For the record: Valentina Lisitsa is releasing a Liszt album on vinyl (Credit: Jon Crwys-Williams)
There is a truth, universally held among classical musicians, that old recordings are better than new. The absurdity of this proposition is obvious. It is the same as arguing that athletes and equipment in the 1948 London Olympics were superior to those of 2012. But where sport can prick pretension with statistics, music is a matter of faith — and faith, as Richard Dawkins refuses to accept, flourishes where reason ends.
In music, the flat-earthers are winning the argument. Listen carefully, the grinding noise you hear behind this column is the sound of the musical clock being turned back. Here's the latest news: the classical LP has resumed production.
Two influential conductors, Paavo Järvi and Gustavo Dudamel, have just made vinyl-only releases. The pianist Valentina Lisitsa— YouTube's most-watched classical artist — has a Liszt album coming out in analogue. A New York string quartet, Brooklyn Rider, issued their debut album on LP because, they say, "Vinyl creates a bridge to a past we deeply admire." Amazon has opened a Vinyl Store. And the fastest-growing area of US music sales, up 39.3 per cent, is, you guessed, the notoriously scratchy, inaccurate, superannuated, inconvenient, short-lasting, long-playing 33 rpm record.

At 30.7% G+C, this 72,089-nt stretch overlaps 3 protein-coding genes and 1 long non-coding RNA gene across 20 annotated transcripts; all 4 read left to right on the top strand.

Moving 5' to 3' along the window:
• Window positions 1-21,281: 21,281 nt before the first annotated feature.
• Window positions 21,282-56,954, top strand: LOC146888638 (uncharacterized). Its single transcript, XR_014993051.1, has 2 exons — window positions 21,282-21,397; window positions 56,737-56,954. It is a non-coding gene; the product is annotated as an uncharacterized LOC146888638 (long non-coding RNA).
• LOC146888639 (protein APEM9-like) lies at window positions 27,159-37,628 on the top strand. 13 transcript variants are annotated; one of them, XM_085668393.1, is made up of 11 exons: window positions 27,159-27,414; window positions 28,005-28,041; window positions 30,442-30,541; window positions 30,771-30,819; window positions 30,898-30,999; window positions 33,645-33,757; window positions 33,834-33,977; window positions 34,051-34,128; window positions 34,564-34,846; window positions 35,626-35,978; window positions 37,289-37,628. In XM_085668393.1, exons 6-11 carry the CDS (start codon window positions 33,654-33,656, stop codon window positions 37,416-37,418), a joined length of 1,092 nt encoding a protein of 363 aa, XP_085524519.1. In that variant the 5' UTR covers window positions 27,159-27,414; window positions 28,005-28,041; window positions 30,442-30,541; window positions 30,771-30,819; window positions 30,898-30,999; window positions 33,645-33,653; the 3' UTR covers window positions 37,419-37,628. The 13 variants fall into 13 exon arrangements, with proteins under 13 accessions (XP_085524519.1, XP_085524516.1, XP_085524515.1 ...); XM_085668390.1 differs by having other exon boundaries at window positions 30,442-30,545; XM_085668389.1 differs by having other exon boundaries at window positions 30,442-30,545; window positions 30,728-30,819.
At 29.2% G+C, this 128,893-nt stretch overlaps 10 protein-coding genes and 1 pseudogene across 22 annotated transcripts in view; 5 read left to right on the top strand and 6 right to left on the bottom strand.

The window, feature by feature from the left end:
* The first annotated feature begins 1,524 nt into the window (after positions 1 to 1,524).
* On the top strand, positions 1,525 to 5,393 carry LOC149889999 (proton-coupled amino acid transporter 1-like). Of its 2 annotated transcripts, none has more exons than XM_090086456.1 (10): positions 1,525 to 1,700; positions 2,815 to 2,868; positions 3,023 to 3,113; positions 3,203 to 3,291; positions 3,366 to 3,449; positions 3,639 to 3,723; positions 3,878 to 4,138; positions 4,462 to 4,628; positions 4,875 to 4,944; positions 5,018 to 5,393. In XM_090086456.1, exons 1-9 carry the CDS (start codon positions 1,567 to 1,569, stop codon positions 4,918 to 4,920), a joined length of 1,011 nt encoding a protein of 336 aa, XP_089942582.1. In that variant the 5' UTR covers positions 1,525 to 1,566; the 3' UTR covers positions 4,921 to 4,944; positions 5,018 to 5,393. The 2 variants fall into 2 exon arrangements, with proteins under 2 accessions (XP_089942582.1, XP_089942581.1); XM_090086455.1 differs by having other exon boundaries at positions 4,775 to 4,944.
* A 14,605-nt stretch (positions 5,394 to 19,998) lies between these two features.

After a quarter of a century of obsolescence, the LP is making a comeback worthy of any religious resurrection. How it has risen from charity shop basement to wealthy living room is a parable for our times, a classic example of popular resistance to the overwhelming weight of scientific evidence and market forces. This is a turnaround equivalent to the vindication of homeopathy, the revival of newsprint and the return of the French monarchy, a romantic defiance of intellect and reality.
The Old Believers give two reasons for revering LPs. The first, misty-eyed, proclaims that there were giants in past times who were closer than we are to the source of creation and thus greater than we can ever hope to be. There is no comeback to this claim. I have tried in vain to demonstrate how Riccardo Chailly's 2011 Decca set of the Beethoven symphonies is better played, in immaculate sound and with a clearer concept of structure than Toscanini's boxy platters on RCA Red Seal, but the OBs just plug their ears and go la-la-la.